Pears: We also need building rating tools to be more focused on lowering peak energy demand, especially in winter, when output from variable renewables can be lower. Evening and overnight energy use will also become more of an issue, as electricity demand tends to peak in evenings and variable RE is lower at night. A problem with NABERS and NCC is that they focus on annual energy/GHGs. For commercial buildings this can lead to lower building envelope thermal performance in moderate climates due to the often beneficial heat leakage reducing cooling energy requirements of buildings with high internal heat generation and low ratio of external envelope to floor area while increasing winter heating and peak cooling energy demand.
Lower-cost options for retrofitting (eg see this low cost glazing retrofit – 10–25% of cost of replacing windows and effectively low-e triple glazing https://betterbuildingssolutioncenter.energy.gov/sites/default/files/2022Summit-Pushing_the_Envelope-slides.pdf
Precious: The business case for each electrification decision will be unique with different end use requirements, space, and installation conditions for every project. There will be cases right now where there is a benefit to switching a gas system across to electric – in this case there’s no reason to delay gaining the benefit. Especially if you have onsite solar, switching across to electric systems is likely to provide immediate savings so you’re better off the sooner you switch.
In other cases, yes, switching at end of life keeps costs to a minimum. What’s important in this discussion is planning. Don’t wait until the gas appliance fails to try and work out your best electric equivalent, plan ahead, redesign the system now to be best prepared and don’t get cornered into a like-for-like replacement you’ll regret.
Overlaying these considerations is the imperative to continue driving energy efficiency improvements. Upgrading insulation and eliminating draughts from buildings means the heating system needs to do less work. Gas for space heating has been used as something of a blunt instrument so reducing the heating demand means less capex spent on replacement equipment and lower running costs for all its life. Same for hot water systems, reducing loads and diversifying hot water supply can lead to overall system savings.
Pears: And there is rapid innovation in EU and the US driven by the gas crisis. Large heat pumps are being designed for district and precinct heating, reverse-cycle HPs will be able to replace existing chillers and gas boilers. Some more modular equipment may be progressively added to reduce gas use and enhance resilience by reducing reliance on central plant.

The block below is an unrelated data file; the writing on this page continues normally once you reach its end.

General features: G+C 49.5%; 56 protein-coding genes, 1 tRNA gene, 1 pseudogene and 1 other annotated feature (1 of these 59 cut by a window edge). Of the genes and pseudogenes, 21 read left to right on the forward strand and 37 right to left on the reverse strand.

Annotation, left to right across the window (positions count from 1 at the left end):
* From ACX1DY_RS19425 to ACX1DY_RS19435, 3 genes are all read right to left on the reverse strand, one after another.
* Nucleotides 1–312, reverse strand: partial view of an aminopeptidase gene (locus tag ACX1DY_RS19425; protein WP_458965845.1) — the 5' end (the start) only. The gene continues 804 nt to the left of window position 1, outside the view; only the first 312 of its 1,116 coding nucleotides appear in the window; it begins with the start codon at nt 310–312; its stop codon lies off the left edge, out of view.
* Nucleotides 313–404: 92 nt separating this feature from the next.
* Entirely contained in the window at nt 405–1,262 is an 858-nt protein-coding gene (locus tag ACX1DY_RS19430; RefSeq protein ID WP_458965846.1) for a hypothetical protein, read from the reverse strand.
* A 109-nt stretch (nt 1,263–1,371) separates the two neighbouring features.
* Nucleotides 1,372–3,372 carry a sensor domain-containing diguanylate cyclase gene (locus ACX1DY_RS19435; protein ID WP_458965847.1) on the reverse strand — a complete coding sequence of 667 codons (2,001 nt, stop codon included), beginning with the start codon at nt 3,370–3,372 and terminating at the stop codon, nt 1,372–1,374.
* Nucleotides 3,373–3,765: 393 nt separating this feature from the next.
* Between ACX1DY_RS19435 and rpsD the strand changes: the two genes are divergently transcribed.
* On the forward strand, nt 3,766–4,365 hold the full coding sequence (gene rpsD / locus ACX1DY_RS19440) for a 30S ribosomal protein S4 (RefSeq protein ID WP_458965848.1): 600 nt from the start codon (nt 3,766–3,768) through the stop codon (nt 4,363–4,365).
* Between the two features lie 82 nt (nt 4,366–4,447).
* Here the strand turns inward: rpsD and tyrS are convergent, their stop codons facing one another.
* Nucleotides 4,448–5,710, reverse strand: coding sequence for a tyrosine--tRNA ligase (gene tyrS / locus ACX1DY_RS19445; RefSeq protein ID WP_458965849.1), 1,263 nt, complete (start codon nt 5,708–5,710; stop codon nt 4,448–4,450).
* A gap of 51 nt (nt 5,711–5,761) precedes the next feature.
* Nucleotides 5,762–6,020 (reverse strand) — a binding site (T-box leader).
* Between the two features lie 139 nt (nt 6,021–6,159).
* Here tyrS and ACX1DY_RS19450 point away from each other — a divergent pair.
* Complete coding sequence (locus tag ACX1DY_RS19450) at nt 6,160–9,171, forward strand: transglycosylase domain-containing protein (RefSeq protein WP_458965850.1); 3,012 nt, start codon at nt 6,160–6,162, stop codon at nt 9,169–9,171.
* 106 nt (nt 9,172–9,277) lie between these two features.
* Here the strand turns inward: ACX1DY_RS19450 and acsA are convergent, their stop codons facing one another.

Moyes & Witts: If it is legislated, then the cost-benefit argument evaporates, and the case is clear cut. If there is no legislation, then evaporation is instead the fate of our seas with the subsequent storms and floods only then hitting the bottom line of corporate Australia.
Of course, timing is everything. There is no point ripping out brand new, efficient machines and replacing them just because they use gas. When they are due for renewal, it is then when we consider the options – don’t just replace like-for-like. Hopefully in that time the Australian power grid will have caught up and isn’t burning brown coal to produce power.
Pears: As noted above, regulation is just one aspect of what is happening voluntary programs and rapid innovation too. As noted there is scope to use modular equipment to partially replace gas equipment, and hybrid heat pumps that use gas (or stored heat) pre-heating to cope with winter peaks exist. And building upgrades and more focus on winter peak load reduction ect all play parts. Also, improving efficiency of electric appliances, lighting, equipment frees up electricity supply capacity while battery storage can maintain resilience, reduce need to upgrade local electricity network capacity and generate revenue through demand response.
“For a building in the planning stage today, there may not be grid–delivered gas available to power it before it reaches end of life.”
Ecolibrium: Domestic hot water (DHW) plant is the obvious target for electrification given the availability of heat pump alternatives, but what are the challenges associated with this? Not all buildings offer the same opportunities, do they?
Moyes & Witts: Every site is going to be different, particularly when climate zones are different. Generally however, power supply and space are the two largest challenges. There is significantly more power required for a heat pump system that more than likely was not allowed for during the original design. In the southern states, like Victoria, where heating demand occurs in winter when there is not a lot of cooling demand, then there may be very little impact to the incoming supply capacity. This is less likely to be the case as you encroach further north.
Now, it may be the case that there is spare capacity overall, but where is this coming from? The main switchboard is likely not near the DHW plant, so there is a long and reasonably large cable run required that may even necessitate a shutdown to areas of the building given the size of supply emanating from the main switchboard.
Spatial provision is the next big issue. Is there space for the increased plant size? Is this space in a suitable location for a heat pump to reject/absorb heat? If an electrical supply upgrade is required, is there space for this? If not, where do you sacrifice the space from? It certainly wouldn’t be net lettable area, so you can bet that maintenance just got a whole lot harder!
Pears: Space and supply capacity are certainly issues – but an integrated approach can help, as noted above. An HPHWS – heat pump hot water system – with battery and/or thermal storage (and using waste heat if available) can reduce peak loads.